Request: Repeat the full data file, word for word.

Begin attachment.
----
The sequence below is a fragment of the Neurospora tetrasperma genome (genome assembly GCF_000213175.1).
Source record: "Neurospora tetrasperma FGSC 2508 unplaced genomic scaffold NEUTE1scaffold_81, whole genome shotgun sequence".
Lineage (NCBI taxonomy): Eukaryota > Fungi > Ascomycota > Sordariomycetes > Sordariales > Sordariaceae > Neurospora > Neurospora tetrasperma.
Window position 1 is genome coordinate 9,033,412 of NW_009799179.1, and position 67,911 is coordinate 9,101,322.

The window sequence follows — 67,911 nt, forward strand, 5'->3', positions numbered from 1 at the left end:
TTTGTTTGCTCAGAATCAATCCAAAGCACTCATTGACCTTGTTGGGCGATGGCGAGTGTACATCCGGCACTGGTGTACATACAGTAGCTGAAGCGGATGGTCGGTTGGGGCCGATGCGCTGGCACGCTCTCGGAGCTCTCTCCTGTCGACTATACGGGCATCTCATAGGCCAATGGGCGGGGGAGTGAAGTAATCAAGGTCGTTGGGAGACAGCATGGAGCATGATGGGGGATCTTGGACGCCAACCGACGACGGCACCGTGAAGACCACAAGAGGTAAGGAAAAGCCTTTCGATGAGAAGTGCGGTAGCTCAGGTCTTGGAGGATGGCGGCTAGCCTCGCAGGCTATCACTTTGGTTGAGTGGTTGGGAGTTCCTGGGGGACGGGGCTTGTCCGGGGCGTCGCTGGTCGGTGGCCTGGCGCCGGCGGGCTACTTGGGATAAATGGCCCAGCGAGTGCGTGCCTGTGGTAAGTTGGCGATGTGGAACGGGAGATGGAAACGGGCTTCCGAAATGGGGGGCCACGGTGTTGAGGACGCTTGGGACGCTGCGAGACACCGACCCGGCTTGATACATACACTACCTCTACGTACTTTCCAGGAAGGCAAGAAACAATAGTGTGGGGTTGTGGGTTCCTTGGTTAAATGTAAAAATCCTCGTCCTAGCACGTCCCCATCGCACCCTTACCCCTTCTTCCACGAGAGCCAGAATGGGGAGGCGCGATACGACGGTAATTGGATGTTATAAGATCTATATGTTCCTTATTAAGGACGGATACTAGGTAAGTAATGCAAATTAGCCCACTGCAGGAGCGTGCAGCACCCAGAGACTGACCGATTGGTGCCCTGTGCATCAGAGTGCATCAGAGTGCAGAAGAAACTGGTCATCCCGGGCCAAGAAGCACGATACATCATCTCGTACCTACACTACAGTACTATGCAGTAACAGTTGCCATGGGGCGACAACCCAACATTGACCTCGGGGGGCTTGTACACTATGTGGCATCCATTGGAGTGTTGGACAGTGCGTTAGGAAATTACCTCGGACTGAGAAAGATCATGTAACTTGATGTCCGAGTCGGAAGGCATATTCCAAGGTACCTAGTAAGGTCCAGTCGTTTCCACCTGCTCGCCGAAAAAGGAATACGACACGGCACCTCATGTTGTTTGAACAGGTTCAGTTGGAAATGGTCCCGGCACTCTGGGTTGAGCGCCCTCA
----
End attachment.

The sequence below is a fragment of the Neurospora tetrasperma genome (genome assembly GCF_000213175.1).
Source record: "Neurospora tetrasperma FGSC 2508 unplaced genomic scaffold NEUTE1scaffold_81, whole genome shotgun sequence".
Lineage (NCBI taxonomy): Eukaryota > Fungi > Ascomycota > Sordariomycetes > Sordariales > Sordariaceae > Neurospora > Neurospora tetrasperma.
Window position 1 is genome coordinate 9,033,412 of NW_009799179.1, and position 67,911 is coordinate 9,101,322.

The window sequence follows — 67,911 nt, forward strand, 5'->3', positions numbered from 1 at the left end:
TTTGTTTGCTCAGAATCAATCCAAAGCACTCATTGACCTTGTTGGGCGATGGCGAGTGTACATCCGGCACTGGTGTACATACAGTAGCTGAAGCGGATGGTCGGTTGGGGCCGATGCGCTGGCACGCTCTCGGAGCTCTCTCCTGTCGACTATACGGGCATCTCATAGGCCAATGGGCGGGGGAGTGAAGTAATCAAGGTCGTTGGGAGACAGCATGGAGCATGATGGGGGATCTTGGACGCCAACCGACGACGGCACCGTGAAGACCACAAGAGGTAAGGAAAAGCCTTTCGATGAGAAGTGCGGTAGCTCAGGTCTTGGAGGATGGCGGCTAGCCTCGCAGGCTATCACTTTGGTTGAGTGGTTGGGAGTTCCTGGGGGACGGGGCTTGTCCGGGGCGTCGCTGGTCGGTGGCCTGGCGCCGGCGGGCTACTTGGGATAAATGGCCCAGCGAGTGCGTGCCTGTGGTAAGTTGGCGATGTGGAACGGGAGATGGAAACGGGCTTCCGAAATGGGGGGCCACGGTGTTGAGGACGCTTGGGACGCTGCGAGACACCGACCCGGCTTGATACATACACTACCTCTACGTACTTTCCAGGAAGGCAAGAAACAATAGTGTGGGGTTGTGGGTTCCTTGGTTAAATGTAAAAATCCTCGTCCTAGCACGTCCCCATCGCACCCTTACCCCTTCTTCCACGAGAGCCAGAATGGGGAGGCGCGATACGACGGTAATTGGATGTTATAAGATCTATATGTTCCTTATTAAGGACGGATACTAGGTAAGTAATGCAAATTAGCCCACTGCAGGAGCGTGCAGCACCCAGAGACTGACCGATTGGTGCCCTGTGCATCAGAGTGCATCAGAGTGCAGAAGAAACTGGTCATCCCGGGCCAAGAAGCACGATACATCATCTCGTACCTACACTACAGTACTATGCAGTAACAGTTGCCATGGGGCGACAACCCAACATTGACCTCGGGGGGCTTGTACACTATGTGGCATCCATTGGAGTGTTGGACAGTGCGTTAGGAAATTACCTCGGACTGAGAAAGATCATGTAACTTGATGTCCGAGTCGGAAGGCATATTCCAAGGTACCTAGTAAGGTCCAGTCGTTTCCACCTGCTCGCCGAAAAAGGAATACGACACGGCACCTCATGTTGTTTGAACAGGTTCAGTTGGAAATGGTCCCGGCACTCTGGGTTGAGCGCCCTCA